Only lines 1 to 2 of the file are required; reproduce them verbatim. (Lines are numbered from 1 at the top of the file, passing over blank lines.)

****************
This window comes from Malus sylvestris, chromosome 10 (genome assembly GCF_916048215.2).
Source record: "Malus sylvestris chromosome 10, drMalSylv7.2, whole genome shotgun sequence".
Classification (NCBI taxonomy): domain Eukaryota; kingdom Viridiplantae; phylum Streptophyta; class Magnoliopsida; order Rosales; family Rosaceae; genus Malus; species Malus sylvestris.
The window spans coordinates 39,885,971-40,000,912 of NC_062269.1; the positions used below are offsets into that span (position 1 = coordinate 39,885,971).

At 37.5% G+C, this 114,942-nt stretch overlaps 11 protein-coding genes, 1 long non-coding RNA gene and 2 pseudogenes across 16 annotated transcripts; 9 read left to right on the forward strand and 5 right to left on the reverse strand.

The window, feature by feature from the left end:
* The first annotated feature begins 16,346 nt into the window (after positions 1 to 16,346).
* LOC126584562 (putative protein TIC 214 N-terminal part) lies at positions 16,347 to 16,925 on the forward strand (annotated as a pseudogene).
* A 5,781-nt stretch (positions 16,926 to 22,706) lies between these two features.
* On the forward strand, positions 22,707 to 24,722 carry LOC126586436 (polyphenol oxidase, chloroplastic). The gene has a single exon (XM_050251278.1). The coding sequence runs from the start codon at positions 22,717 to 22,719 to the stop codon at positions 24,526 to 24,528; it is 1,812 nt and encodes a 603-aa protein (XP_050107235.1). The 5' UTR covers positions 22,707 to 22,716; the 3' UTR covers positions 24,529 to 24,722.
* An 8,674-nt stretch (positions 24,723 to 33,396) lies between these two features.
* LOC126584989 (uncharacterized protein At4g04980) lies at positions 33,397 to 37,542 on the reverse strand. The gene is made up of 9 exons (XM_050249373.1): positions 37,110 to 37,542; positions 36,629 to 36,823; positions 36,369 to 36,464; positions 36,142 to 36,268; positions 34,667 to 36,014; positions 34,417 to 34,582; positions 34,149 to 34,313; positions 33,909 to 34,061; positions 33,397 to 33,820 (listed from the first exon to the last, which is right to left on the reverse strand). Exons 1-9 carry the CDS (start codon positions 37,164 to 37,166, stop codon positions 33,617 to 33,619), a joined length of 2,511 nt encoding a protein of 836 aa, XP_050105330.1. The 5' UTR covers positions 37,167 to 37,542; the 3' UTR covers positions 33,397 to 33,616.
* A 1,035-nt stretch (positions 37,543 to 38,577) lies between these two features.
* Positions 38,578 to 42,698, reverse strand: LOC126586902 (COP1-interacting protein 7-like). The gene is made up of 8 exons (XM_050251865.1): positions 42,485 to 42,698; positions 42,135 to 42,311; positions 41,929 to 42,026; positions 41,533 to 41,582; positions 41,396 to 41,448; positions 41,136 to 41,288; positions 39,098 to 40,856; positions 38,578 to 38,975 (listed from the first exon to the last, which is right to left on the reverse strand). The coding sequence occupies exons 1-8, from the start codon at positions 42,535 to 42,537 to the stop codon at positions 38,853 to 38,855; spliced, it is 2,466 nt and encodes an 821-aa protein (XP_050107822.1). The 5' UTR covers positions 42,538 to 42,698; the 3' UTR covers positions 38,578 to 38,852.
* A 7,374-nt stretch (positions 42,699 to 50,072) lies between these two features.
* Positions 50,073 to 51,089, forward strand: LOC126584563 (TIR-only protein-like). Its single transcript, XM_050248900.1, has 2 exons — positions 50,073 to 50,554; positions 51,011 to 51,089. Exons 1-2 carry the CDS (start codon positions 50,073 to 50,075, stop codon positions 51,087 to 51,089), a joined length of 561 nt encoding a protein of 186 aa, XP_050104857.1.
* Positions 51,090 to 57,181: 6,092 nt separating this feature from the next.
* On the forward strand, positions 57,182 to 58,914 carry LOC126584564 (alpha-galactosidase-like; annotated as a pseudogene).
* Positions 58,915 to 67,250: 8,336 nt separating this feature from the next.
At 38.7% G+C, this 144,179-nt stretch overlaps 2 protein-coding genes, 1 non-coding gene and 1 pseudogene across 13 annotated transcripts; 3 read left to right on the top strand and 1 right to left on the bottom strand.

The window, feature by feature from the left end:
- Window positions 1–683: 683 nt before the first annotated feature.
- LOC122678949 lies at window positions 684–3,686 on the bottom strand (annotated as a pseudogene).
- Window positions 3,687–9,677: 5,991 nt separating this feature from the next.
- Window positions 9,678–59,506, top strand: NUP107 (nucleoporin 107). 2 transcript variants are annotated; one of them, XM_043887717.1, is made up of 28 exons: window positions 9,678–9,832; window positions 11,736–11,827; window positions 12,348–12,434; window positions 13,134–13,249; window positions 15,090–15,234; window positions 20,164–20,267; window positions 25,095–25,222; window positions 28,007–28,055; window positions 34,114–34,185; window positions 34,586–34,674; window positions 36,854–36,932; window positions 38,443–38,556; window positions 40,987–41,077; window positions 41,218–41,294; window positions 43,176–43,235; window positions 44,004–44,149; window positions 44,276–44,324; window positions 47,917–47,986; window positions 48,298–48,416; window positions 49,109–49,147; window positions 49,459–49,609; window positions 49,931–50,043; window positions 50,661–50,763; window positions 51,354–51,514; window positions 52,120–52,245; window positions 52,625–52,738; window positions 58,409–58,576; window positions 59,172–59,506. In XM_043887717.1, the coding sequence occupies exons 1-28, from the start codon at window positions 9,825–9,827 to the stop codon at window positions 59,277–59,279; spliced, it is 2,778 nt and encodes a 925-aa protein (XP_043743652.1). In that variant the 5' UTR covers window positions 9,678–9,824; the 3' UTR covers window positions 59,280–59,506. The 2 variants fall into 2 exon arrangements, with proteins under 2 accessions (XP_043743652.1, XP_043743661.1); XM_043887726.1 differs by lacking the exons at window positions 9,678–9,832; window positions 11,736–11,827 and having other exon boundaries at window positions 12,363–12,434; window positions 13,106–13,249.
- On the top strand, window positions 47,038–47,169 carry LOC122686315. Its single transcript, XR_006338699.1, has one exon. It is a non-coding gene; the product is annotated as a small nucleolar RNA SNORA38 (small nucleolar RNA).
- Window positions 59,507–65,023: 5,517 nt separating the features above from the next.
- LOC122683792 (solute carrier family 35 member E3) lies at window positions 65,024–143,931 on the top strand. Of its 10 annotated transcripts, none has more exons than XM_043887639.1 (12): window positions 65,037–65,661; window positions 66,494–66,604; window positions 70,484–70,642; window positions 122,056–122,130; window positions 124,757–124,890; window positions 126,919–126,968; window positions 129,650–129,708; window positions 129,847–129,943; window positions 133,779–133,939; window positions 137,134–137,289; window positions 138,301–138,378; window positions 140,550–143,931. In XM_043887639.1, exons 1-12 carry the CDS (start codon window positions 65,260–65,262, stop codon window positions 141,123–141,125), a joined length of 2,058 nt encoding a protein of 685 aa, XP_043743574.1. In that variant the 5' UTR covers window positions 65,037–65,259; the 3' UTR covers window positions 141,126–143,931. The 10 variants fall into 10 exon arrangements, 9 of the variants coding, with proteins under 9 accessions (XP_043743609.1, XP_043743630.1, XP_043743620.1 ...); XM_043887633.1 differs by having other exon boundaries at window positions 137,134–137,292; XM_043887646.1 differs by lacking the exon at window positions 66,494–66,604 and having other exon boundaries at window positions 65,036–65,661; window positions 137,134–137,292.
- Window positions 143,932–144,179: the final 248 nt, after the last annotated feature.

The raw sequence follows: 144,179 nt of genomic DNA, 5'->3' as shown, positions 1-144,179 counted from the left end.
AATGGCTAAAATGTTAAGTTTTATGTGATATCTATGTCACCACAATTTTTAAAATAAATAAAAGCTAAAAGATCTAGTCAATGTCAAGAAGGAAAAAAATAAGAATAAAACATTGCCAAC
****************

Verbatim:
This window comes from Malus sylvestris, chromosome 10 (genome assembly GCF_916048215.2).
Source record: "Malus sylvestris chromosome 10, drMalSylv7.2, whole genome shotgun sequence".